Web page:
Kim Corbett – Most of us used to have sight, so there are memories we can draw on and imagery that we have from when we could see.

Betty Wallace – I lost my sight almost overnight and now I can’t see anything at all, so I tend to rely on memories, and my friend comes here with me and helps me write down my ideas.

Moyra Donaldson (Facilitator) – We have discussed using both our increased sensitivity and our memories to enhance our writing.

Moyra Donaldson (Facilitator) – All writers mine their memories for ideas and thoughts to help construct poems or stories.

Ryan McCartney – I think a lot of the time you think about things first, you do the work in your mind first, and that sends a message to your arm to move into writing things down.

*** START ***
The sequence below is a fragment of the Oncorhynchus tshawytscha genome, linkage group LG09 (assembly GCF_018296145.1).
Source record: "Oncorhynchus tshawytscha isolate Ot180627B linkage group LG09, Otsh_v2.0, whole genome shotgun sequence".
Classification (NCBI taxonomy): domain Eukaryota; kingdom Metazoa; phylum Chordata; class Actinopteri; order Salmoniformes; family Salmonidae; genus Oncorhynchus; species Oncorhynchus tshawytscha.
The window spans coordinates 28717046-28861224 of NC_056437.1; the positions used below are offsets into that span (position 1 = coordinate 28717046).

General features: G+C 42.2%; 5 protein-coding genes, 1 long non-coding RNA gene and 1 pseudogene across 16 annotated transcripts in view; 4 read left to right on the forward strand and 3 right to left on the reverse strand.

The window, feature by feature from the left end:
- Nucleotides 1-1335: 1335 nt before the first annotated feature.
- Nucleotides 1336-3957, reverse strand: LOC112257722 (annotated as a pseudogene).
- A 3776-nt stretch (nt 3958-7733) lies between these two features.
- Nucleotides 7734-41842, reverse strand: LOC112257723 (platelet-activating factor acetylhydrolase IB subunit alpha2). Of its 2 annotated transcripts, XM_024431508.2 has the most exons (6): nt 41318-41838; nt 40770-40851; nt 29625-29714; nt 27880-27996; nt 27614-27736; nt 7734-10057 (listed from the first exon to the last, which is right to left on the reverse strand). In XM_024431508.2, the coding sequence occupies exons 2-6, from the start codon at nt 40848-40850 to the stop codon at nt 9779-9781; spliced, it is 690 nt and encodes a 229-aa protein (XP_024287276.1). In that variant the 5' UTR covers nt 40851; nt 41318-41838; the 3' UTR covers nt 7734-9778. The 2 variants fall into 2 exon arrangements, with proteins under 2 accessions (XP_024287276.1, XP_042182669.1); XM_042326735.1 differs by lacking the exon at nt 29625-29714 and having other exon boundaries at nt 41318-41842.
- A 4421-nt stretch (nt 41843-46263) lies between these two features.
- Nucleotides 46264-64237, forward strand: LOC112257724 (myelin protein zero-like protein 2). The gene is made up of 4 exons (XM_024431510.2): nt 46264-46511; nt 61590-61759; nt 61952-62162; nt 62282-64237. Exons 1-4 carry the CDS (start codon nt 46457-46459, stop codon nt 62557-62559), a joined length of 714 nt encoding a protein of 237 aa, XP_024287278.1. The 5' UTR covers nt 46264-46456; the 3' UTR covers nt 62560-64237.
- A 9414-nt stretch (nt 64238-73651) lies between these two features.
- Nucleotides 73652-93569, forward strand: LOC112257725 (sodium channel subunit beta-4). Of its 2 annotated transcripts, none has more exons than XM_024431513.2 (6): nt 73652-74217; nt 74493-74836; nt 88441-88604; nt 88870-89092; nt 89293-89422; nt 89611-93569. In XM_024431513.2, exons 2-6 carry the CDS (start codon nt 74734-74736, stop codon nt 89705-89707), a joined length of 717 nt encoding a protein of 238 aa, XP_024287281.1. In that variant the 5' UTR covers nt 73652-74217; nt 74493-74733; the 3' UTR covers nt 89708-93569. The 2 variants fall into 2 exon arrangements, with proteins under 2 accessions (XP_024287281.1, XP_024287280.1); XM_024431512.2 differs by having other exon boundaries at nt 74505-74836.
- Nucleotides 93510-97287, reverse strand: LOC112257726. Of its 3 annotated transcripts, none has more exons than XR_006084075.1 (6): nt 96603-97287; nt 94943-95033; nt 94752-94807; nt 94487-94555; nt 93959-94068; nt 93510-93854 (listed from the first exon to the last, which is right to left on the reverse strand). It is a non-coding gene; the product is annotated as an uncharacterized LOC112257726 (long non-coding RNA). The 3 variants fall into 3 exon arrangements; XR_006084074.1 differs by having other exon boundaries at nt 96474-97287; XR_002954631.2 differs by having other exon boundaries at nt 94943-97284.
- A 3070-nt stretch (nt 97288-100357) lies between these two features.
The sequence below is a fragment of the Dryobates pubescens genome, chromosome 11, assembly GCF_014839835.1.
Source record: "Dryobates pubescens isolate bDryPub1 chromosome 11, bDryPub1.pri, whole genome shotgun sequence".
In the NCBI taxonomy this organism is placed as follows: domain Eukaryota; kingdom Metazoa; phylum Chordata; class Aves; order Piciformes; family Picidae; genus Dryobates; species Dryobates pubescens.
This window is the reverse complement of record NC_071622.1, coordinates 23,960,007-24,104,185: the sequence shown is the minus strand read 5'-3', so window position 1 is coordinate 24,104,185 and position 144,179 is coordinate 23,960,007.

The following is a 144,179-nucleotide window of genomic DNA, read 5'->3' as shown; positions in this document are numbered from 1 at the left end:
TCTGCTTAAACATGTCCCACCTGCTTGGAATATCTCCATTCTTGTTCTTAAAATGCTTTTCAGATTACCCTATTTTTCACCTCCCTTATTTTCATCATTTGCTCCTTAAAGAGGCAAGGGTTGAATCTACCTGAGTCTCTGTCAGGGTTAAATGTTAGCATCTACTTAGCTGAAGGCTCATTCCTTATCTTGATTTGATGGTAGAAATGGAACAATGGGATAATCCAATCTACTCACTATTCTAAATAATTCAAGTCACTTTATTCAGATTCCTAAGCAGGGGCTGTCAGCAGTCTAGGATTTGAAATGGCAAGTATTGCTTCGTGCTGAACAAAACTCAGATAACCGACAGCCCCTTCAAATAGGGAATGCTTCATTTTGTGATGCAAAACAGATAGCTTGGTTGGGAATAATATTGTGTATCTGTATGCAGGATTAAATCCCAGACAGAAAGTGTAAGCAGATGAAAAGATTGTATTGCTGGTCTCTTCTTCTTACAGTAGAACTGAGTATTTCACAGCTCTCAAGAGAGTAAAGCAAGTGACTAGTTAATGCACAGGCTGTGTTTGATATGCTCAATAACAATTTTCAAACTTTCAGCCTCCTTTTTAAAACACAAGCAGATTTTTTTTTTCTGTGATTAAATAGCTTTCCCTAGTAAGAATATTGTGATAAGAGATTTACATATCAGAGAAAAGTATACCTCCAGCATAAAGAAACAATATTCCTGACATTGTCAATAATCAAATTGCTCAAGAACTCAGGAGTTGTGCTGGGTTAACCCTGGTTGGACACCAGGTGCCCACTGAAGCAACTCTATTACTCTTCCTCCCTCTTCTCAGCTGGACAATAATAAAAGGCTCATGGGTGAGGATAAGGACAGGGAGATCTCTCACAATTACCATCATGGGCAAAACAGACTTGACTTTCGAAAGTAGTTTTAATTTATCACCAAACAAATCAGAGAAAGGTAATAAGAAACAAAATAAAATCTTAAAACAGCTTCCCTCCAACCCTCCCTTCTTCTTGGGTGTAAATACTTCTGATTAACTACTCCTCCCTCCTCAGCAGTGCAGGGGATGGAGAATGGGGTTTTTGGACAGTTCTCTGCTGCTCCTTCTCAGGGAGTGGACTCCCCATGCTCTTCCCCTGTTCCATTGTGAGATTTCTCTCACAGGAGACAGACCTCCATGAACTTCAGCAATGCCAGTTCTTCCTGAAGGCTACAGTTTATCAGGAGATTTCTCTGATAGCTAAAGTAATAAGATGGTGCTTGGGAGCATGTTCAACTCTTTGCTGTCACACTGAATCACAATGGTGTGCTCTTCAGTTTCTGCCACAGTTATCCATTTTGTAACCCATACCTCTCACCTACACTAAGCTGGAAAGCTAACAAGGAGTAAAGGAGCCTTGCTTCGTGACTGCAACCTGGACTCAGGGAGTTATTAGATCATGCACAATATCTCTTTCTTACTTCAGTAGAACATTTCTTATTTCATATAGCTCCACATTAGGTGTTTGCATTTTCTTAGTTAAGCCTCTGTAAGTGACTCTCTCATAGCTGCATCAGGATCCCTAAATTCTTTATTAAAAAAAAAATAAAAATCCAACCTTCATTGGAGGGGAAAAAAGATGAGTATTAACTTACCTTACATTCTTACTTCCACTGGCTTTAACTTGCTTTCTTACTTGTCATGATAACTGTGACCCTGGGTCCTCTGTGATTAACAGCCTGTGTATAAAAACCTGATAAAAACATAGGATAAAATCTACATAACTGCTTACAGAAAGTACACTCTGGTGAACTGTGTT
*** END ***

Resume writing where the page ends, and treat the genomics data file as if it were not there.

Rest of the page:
The more you reflect and the more you get your thoughts out the more everything begins to make sense.

It means a lot to me to be able to get my thoughts out and turn them into poetry, and I really like working on my words until they begin to materialise into something that is coherent and makes sense.

Kim Corbett – I think it really is important to say that just because you are visually impaired doesn’t mean that you can’t do things.

Some of us play bowls, some of us play tennis. The technology exists today to allow people who are visually impaired to be able to read, write, to do lots of things. We can do anything that sighted people can do. We do things in a different way.

Angie Porter – I think if it was something you liked to do before you had problems with your sight, you should be able to continue to do that. You just have to find a different way of doing it.